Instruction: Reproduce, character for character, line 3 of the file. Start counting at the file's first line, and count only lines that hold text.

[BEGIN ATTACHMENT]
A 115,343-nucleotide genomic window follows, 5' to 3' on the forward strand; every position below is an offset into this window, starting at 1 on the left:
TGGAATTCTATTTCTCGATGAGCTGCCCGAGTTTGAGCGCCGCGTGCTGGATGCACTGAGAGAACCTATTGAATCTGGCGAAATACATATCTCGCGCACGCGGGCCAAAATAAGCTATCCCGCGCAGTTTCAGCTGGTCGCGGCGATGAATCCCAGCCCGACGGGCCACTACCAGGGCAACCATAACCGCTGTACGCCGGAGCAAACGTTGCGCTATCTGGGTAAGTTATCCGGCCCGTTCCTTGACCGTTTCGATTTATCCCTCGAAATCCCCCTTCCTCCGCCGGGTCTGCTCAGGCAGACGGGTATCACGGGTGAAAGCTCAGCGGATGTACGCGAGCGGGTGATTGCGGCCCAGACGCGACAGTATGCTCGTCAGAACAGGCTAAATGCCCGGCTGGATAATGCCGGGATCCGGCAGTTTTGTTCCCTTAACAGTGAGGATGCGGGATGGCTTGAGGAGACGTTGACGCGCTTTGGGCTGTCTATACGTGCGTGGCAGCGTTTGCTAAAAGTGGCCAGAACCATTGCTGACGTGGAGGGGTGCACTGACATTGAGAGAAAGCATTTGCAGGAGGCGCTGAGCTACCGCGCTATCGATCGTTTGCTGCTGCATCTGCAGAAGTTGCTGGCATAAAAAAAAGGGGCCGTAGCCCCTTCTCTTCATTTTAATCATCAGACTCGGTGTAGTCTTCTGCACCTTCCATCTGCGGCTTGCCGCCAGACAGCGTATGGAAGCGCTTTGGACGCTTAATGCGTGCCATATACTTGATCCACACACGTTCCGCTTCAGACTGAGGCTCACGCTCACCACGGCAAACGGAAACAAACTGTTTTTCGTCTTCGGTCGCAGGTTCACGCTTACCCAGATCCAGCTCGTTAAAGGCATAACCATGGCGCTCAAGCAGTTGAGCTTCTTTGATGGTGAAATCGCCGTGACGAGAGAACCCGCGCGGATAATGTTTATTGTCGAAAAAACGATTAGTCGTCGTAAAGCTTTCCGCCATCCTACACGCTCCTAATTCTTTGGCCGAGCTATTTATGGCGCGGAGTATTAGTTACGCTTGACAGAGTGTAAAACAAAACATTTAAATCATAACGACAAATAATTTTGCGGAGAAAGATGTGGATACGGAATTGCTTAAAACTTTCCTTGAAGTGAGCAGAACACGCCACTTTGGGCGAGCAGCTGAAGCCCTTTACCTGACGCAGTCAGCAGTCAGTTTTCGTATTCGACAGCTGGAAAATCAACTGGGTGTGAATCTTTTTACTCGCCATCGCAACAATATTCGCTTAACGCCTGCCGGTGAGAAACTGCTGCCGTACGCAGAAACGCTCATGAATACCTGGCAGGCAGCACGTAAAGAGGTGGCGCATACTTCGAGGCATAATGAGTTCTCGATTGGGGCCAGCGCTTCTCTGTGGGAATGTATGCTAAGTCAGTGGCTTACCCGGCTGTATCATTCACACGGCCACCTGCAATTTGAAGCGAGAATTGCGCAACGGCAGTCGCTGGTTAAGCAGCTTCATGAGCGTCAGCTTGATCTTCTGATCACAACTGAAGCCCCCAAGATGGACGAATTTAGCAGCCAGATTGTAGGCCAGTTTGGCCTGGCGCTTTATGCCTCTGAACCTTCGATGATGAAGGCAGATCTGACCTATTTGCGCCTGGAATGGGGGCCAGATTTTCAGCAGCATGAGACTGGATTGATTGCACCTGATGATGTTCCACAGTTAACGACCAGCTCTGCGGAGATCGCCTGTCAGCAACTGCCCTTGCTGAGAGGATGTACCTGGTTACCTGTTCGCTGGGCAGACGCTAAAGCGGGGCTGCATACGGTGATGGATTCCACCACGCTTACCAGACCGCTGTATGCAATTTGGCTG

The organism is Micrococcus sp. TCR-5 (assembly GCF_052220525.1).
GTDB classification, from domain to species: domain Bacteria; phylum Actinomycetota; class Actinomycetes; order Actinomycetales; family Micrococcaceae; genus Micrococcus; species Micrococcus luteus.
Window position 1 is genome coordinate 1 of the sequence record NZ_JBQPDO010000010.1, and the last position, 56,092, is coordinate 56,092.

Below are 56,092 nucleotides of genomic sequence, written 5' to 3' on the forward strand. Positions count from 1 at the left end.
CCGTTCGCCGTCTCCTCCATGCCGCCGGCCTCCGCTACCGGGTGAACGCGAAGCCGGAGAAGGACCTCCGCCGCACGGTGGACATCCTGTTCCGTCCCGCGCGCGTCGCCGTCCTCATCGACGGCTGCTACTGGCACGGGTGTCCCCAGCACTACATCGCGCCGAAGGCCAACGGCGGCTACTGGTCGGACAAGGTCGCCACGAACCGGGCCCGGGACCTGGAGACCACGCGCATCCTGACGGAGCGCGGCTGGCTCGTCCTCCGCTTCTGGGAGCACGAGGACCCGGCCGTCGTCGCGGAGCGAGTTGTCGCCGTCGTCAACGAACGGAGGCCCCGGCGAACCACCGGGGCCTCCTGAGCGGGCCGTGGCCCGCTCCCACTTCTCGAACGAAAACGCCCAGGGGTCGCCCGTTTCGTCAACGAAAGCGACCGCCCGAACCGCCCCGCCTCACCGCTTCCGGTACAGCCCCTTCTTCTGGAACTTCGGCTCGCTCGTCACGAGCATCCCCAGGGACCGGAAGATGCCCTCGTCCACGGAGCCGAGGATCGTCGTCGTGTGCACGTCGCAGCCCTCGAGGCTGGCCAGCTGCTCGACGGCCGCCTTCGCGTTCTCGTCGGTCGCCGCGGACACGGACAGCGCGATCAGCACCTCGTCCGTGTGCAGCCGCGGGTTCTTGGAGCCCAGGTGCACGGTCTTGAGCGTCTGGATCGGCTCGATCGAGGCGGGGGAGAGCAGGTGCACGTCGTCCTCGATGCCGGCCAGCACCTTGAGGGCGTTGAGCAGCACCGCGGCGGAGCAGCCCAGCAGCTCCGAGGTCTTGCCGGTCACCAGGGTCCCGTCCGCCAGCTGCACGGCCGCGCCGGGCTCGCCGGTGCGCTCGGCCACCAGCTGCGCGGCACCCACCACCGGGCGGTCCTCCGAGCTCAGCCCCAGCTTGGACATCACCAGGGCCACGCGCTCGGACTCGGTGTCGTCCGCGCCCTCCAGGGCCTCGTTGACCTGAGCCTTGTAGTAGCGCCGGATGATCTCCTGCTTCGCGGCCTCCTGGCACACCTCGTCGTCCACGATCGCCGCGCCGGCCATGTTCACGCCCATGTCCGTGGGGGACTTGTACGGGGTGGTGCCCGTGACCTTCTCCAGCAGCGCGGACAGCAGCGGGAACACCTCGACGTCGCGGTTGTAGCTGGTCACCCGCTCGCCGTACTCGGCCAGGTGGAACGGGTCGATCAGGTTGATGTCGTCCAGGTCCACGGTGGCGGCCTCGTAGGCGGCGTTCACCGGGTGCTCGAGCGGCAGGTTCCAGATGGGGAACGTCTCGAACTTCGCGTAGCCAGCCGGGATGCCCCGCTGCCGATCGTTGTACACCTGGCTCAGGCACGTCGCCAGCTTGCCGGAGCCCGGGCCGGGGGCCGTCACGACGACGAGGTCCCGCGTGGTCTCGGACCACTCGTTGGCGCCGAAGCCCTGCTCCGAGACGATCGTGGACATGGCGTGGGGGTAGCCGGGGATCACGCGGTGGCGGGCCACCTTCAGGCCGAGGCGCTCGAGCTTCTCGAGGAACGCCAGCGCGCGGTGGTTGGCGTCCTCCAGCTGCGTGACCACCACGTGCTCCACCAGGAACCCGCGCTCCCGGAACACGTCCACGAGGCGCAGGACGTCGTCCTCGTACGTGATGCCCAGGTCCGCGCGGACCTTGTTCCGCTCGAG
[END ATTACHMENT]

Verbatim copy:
The organism is Micrococcus sp. TCR-5 (assembly GCF_052220525.1).